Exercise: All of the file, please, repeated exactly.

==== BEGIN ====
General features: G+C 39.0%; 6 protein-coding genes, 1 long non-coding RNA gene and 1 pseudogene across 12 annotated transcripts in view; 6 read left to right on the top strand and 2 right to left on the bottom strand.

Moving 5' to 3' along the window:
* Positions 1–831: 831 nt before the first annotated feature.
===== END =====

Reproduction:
General features: G+C 39.0%; 6 protein-coding genes, 1 long non-coding RNA gene and 1 pseudogene across 12 annotated transcripts in view; 6 read left to right on the top strand and 2 right to left on the bottom strand.

Moving 5' to 3' along the window:
* Positions 1–831: 831 nt before the first annotated feature.